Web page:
Asking a prospective employee for their salary history is about to be banned in the city of Philadelphia, sparking threats of legal action from businesses struggling to identify top talent.
The state of Massachusetts last year became the first jurisdiction in America to bar employers from demanding previous pay details as part of an attempt to close the earnings gap between men and women.
Now, Philadelphia’s mayor, Jim Kenney, is expected to sign a similar bill into law on Monday, according to local media reports. Prospective employees will still be able to voluntarily share their pay details, but if employers demand them they face a $2,000 fine.
Women are indeed paid less than men when performing similar roles and supporters of the ban suggest this unfair discrepancy only continues when women are forced to disclose previous pay. Gender issues aside, others may argue that alternative information, such as a person’s qualifications, job history and interview performance, can be a more true determinant of job suitability.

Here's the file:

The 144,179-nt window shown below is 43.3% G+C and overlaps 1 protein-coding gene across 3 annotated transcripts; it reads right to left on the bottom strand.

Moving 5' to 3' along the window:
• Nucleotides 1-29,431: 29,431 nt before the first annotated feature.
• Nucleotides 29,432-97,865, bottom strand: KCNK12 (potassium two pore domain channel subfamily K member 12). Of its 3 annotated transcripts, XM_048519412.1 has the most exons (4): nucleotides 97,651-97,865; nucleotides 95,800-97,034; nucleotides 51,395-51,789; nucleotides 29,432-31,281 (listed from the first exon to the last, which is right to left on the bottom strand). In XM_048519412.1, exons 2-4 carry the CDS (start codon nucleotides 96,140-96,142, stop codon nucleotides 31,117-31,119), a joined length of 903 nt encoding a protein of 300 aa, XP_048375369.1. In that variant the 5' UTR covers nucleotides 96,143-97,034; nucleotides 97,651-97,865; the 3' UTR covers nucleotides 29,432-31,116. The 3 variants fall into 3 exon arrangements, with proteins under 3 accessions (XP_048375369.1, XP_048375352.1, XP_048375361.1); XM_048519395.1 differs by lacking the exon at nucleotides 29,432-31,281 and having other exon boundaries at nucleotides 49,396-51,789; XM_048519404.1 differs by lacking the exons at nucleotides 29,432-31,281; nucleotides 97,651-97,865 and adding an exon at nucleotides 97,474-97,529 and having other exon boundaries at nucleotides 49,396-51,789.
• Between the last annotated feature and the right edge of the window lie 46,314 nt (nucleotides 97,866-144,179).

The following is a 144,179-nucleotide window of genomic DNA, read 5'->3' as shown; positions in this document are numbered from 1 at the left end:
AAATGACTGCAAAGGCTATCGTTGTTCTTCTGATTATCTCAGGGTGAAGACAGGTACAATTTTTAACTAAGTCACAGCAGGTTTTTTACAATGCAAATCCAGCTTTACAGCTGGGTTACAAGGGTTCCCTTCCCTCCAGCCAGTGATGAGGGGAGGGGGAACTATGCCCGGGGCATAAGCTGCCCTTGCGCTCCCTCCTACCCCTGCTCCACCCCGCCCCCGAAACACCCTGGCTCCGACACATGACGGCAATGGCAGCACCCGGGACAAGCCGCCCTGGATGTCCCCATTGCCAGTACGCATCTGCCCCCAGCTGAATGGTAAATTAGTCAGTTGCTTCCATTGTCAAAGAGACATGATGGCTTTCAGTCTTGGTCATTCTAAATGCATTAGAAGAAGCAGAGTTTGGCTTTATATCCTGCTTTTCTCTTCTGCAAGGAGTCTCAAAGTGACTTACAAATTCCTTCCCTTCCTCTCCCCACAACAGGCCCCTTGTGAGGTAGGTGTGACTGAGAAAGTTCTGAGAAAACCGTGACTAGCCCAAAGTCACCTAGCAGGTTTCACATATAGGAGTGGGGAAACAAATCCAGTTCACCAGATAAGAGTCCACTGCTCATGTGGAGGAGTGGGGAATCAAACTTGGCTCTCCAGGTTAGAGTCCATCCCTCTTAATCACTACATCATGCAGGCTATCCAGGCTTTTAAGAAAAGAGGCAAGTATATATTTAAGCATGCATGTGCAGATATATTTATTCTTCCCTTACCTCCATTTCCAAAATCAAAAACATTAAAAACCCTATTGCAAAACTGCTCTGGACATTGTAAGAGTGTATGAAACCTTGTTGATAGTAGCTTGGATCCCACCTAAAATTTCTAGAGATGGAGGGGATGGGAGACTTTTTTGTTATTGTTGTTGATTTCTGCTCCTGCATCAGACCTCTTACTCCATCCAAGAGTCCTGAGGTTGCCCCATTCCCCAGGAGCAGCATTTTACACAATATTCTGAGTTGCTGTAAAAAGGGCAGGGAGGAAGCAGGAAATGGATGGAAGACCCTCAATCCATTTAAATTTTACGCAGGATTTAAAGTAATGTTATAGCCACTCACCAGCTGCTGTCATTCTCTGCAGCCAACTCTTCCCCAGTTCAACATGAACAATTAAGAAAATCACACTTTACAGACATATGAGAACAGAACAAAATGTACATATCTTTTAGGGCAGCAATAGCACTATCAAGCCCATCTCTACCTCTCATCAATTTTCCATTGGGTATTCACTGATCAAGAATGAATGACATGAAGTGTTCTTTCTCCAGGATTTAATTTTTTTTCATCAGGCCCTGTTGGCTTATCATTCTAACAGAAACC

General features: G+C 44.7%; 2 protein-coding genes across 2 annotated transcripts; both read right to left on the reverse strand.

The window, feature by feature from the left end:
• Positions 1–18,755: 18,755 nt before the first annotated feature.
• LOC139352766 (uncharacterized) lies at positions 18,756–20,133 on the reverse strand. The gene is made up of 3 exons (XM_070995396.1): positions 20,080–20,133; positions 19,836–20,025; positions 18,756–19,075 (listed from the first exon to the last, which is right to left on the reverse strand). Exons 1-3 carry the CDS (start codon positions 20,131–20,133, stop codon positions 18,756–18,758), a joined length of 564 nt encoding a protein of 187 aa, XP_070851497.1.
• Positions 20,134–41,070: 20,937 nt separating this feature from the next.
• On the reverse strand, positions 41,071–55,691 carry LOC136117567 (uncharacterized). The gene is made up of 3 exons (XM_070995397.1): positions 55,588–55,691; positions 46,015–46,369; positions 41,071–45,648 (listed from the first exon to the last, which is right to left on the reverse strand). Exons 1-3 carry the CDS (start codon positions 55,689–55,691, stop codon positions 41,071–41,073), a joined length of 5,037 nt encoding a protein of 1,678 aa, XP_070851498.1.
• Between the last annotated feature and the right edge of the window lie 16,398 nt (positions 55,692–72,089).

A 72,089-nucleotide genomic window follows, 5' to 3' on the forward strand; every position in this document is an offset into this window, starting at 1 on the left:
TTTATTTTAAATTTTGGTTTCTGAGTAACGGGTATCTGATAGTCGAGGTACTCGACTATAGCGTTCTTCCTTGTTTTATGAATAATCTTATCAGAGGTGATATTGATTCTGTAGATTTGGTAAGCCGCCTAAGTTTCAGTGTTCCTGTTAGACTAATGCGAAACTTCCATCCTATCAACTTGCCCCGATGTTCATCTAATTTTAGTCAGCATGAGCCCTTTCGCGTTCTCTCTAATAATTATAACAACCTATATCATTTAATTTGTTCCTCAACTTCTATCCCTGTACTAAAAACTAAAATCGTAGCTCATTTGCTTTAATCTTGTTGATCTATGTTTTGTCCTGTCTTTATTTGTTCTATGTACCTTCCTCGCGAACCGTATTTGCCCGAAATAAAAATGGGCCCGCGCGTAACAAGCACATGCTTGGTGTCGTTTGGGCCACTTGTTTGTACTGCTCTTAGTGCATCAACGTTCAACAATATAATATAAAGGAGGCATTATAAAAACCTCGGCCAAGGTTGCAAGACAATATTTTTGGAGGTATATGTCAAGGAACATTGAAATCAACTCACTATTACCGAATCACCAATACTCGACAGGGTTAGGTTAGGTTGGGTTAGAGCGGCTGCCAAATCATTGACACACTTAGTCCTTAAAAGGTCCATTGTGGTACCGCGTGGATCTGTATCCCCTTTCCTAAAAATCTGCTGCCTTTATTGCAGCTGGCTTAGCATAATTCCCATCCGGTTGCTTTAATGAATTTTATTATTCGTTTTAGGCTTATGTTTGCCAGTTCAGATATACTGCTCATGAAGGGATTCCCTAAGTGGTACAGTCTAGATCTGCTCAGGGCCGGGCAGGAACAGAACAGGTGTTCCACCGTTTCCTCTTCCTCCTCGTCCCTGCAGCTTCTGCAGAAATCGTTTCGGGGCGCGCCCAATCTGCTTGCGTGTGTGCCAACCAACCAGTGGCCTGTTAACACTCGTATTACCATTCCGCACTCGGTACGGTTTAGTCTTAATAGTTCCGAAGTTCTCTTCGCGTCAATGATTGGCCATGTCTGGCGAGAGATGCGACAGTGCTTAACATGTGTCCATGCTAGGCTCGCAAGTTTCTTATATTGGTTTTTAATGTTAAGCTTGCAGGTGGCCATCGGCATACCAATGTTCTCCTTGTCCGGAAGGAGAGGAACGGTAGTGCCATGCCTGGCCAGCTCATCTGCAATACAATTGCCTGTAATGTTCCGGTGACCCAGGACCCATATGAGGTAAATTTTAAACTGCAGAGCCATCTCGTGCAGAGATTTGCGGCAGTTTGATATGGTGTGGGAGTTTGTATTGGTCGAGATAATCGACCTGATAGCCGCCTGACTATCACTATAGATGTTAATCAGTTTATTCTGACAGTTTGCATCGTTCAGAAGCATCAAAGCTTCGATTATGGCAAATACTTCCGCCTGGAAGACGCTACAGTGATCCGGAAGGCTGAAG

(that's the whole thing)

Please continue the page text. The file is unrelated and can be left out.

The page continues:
On the other hand, past pay can give hiring managers a fast and easy indication of a candidate’s capabilities, based on what their previous employers thought they were worth. That may strengthen their ability to avoid over-paying if it should turn out a hire isn’t so well-suited to the role.
Cable giant Comcast is one company that has vocally opposed Philadelphia’s move. “It’s a little bit of the straw that breaks the camel’s back,” senior executive vice president David Cohen said. “We’re hearing from companies that are thinking about locating—or at least being solicited to locate in the city—asking why would we ever come here with what’s going on in the city?”
The Greater Philadelphia Chamber of Commerce is also opposed to the measure, which some business leaders claim would restrict their First Amendment rights to ask candidates whatever they wish.
The wider national business community, however, appears more split on the issue, with the Greater Boston Chamber of Commerce backing the equal-pay law in Massachusetts.
Pennsylvania and New Jersey have similar bills pending at the state level. At the federal level, legislation is being pushed by Democrat Congresswoman Eleanor Holmes Norton, though the fate of any proposed legislation is under a cloud as the Trump administration takes office.